As with the SOM, SAS and the Graduate Studies Program (GSP), the SVM is under the strategic coordination of the Provost, who oversees the extensive sharing and cross referencing of activities, resources and initiatives between the four programs.  The SVM Dean serves as its chief academic officer and sits on the University Council of Deans (UCD) with the other deans, Vice Provosts and senior administrative officers.

Organization within the School of Veterinary Medicine

There are seven units within the SVM that define functional identity.  The units and the AVMA-COE Standards for which they are responsible are as follows:

  • Faculty and Academic Programs (Faculty, Organization, Finance, Admissions).
  • Learning and Teaching (Curriculum)
  • Clinical Resources (Clinical Resources, Outcomes Assessment)
  • Research (Research)
  • Students (Students)
  • Information Resources (Library and Information Resources)
  • Clinical Services (Facilities and Equipment)

The Faculty and Academic Program Unit is responsible for all administrative support services as Faculty.  The Unit is assisted by the Faculty Senate which has an elected Faculty Affairs Committee and Academic Affairs Committee.  The Department of Educational Services (DES), Dean of Students Offices (DOS), University Health and Counseling Services, Housekeeping, Human Resources (HR) and Department of Public Safety and Security (DPSS) are managed through University-wide structures.

The Learning and Teaching Unit provides all support for the delivery of the Curriculum which is unique to the SVM, providing management of the instructional resources and outcomes assessment through the Term Program Directors of Terms 1-6.  Assistance is provided through the Learning and Teaching committee which is comprised of the
Term 1-6 Program Directors.  Horizontal integration of curriculum is achieved through the Course Directors of each term.  Vertical integration of curriculum is achieved through the Program Directors.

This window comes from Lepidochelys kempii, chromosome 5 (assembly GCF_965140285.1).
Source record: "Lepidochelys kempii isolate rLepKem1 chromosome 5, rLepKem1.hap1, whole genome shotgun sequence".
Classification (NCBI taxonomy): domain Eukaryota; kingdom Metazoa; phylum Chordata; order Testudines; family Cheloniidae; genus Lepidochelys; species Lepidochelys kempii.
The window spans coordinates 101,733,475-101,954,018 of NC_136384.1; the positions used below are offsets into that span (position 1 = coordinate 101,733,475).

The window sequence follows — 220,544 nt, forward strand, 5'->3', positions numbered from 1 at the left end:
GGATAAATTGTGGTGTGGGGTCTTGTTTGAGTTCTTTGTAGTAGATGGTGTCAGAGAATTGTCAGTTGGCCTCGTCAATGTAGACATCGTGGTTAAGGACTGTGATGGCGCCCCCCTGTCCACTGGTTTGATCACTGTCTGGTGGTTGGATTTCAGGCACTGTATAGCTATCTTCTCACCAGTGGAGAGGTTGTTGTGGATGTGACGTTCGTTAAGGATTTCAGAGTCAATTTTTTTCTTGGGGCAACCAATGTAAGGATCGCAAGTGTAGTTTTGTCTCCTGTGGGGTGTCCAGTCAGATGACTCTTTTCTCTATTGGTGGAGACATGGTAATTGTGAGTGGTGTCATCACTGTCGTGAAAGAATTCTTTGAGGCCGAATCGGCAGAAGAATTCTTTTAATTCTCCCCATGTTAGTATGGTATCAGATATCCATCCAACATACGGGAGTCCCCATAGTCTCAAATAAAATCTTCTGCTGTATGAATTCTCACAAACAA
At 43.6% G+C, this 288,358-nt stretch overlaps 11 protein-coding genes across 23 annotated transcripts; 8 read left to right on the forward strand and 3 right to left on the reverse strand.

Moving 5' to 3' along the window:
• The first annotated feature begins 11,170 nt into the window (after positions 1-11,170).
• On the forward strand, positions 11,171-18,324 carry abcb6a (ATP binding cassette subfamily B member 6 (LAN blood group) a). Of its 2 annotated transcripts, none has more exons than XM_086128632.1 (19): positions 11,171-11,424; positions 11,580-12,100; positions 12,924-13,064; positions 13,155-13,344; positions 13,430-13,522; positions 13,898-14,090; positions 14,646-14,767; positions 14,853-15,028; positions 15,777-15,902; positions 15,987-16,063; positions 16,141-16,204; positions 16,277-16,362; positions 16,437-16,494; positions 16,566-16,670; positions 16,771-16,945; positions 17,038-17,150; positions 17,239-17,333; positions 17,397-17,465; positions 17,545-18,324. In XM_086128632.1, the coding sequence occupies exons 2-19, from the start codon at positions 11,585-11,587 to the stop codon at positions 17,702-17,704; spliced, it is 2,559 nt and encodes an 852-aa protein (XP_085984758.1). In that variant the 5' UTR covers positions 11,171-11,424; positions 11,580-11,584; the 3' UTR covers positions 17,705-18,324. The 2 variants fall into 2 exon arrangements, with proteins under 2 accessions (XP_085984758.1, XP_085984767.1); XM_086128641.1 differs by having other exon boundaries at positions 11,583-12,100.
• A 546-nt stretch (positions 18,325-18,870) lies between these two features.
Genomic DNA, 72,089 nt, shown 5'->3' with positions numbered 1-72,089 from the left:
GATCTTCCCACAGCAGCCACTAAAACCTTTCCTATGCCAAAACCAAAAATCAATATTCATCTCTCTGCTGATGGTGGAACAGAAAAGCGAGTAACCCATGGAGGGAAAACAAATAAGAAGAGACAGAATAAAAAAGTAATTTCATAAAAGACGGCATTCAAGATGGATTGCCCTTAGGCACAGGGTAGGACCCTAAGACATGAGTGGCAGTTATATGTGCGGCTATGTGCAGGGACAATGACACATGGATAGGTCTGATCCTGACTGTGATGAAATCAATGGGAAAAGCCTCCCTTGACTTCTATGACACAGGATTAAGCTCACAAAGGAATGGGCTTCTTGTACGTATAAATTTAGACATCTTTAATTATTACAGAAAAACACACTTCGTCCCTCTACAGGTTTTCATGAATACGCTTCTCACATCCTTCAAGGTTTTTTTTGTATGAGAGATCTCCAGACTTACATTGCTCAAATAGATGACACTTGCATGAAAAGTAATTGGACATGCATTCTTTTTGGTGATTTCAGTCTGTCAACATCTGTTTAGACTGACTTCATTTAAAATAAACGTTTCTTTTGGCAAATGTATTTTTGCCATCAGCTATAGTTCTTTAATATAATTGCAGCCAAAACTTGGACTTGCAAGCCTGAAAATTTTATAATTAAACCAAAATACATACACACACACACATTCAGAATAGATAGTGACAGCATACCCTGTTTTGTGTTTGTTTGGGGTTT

The Clinical Resources Unit is responsible for outcomes assessment of Terms 1-9 of our Curriculum.  The unit is also responsible for the year four academic program.  The activities are coordinated through the Outcomes Assessment Group, which reports to the Associate Dean of Clinical Resources.

The Research Unit provides all support for the administration of faculty and student research within the School.  The research unit is also responsible for outreach and graduate studies.  The research focus areas are:  Public Health (Epidemiology, Zoonotic and Infectious Diseases, Food Safety, Water Quality and Ecosystem Health); Marine Medicine (Aquarium Fish, Food Fish, Marine Turtles and Coral Toxicology); and Teaching Methodologies.

The Student Unit provides support for all academic and nonacademic student support services through the DOS and DES.  The unit is responsible for the work of the Academic Progress Committee.  The Student Government representative and other SVM student organization representatives meet with the SVM Assistant Dean of Students.

The Information Resources Unit coordinates the needs of the SVM Library and Information Resources through the University.  Information Technology (IT) and the University Library Services are managed through University-wide structures.

The Clinical Services Unit is responsible for providing the resources for the academic programs.  The Unit is responsible for providing the resources for Small and Large Animal Clinical Skills.  The Unit is also responsible for the Physical Facilities and Equipment Standard which includes the Health and Safety Program of the School.

The management decision-making body of the SVM, which meets bimonthly, is the SVM Management Team (SVMMT) and it consists of the following:  Dean, Senior Associate Dean, Faculty and Academic Programs; Associate Deans, Learning and Teaching, Clinical Resources, Research, Information Resources and Students; Director, Clinical Services and Academic Program Directors.  The Associate and Assistant Deans and Program Directors lead strategic development in the functional areas above, supported by senior faculty and staff in the units.  All significant budgets are administered through the Academic Programs.

Faculty Governance

While management decisions are made by SVMMT, the SVM’s academic governance is assisted by its committees which are open to all academic members of the faculty.  The SVM has several academic committees that report on a regular basis and those relationships are defined by the SVM Bylaws.  There is student (and/or graduate student) representation on most of the committees.

There are analogous higher-level University committees that reflect the role of the School committees.  The decision-making body of the University is the University Council of Deans (UCD).  The University Senate is a forum for faculty and students and serves as a vital advisory role for the University governance.